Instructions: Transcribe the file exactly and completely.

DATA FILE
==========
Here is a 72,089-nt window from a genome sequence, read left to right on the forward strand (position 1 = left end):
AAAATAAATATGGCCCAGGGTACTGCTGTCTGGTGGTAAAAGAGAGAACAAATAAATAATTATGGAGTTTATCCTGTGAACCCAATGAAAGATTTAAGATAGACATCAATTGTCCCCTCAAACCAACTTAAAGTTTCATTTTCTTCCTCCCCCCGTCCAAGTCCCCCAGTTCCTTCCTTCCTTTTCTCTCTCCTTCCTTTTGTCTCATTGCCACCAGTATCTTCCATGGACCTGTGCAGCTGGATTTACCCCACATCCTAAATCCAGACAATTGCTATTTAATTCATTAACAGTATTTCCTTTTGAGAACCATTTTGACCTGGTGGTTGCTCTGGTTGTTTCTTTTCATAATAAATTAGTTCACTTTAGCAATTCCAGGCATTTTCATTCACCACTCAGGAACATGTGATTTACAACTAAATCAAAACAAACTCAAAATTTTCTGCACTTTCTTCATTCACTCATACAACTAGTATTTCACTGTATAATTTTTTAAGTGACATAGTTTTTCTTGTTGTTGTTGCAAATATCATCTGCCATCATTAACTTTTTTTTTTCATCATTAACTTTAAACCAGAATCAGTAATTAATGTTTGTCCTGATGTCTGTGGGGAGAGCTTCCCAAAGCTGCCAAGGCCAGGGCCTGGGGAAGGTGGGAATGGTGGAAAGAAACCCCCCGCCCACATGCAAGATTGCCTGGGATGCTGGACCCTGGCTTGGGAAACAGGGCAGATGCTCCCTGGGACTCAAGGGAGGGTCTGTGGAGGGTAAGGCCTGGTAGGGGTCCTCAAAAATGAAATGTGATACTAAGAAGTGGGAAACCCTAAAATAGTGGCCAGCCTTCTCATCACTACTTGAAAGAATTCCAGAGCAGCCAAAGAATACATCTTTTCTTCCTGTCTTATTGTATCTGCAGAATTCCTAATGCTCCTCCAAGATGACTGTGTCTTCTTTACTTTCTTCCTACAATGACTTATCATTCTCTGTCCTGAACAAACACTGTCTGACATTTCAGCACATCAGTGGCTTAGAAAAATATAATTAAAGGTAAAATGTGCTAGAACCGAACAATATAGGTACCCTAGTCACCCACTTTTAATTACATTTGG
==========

Here is a 72,089-nt window from a genome sequence, read left to right on the forward strand (position 1 = left end):
AAAATAAATATGGCCCAGGGTACTGCTGTCTGGTGGTAAAAGAGAGAACAAATAAATAATTATGGAGTTTATCCTGTGAACCCAATGAAAGATTTAAGATAGACATCAATTGTCCCCTCAAACCAACTTAAAGTTTCATTTTCTTCCTCCCCCCGTCCAAGTCCCCCAGTTCCTTCCTTCCTTTTCTCTCTCCTTCCTTTTGTCTCATTGCCACCAGTATCTTCCATGGACCTGTGCAGCTGGATTTACCCCACATCCTAAATCCAGACAATTGCTATTTAATTCATTAACAGTATTTCCTTTTGAGAACCATTTTGACCTGGTGGTTGCTCTGGTTGTTTCTTTTCATAATAAATTAGTTCACTTTAGCAATTCCAGGCATTTTCATTCACCACTCAGGAACATGTGATTTACAACTAAATCAAAACAAACTCAAAATTTTCTGCACTTTCTTCATTCACTCATACAACTAGTATTTCACTGTATAATTTTTTAAGTGACATAGTTTTTCTTGTTGTTGTTGCAAATATCATCTGCCATCATTAACTTTTTTTTTTCATCATTAACTTTAAACCAGAATCAGTAATTAATGTTTGTCCTGATGTCTGTGGGGAGAGCTTCCCAAAGCTGCCAAGGCCAGGGCCTGGGGAAGGTGGGAATGGTGGAAAGAAACCCCCCGCCCACATGCAAGATTGCCTGGGATGCTGGACCCTGGCTTGGGAAACAGGGCAGATGCTCCCTGGGACTCAAGGGAGGGTCTGTGGAGGGTAAGGCCTGGTAGGGGTCCTCAAAAATGAAATGTGATACTAAGAAGTGGGAAACCCTAAAATAGTGGCCAGCCTTCTCATCACTACTTGAAAGAATTCCAGAGCAGCCAAAGAATACATCTTTTCTTCCTGTCTTATTGTATCTGCAGAATTCCTAATGCTCCTCCAAGATGACTGTGTCTTCTTTACTTTCTTCCTACAATGACTTATCATTCTCTGTCCTGAACAAACACTGTCTGACATTTCAGCACATCAGTGGCTTAGAAAAATATAATTAAAGGTAAAATGTGCTAGAACCGAACAATATAGGTACCCTAGTCACCCACTTTTAATTACATTTGG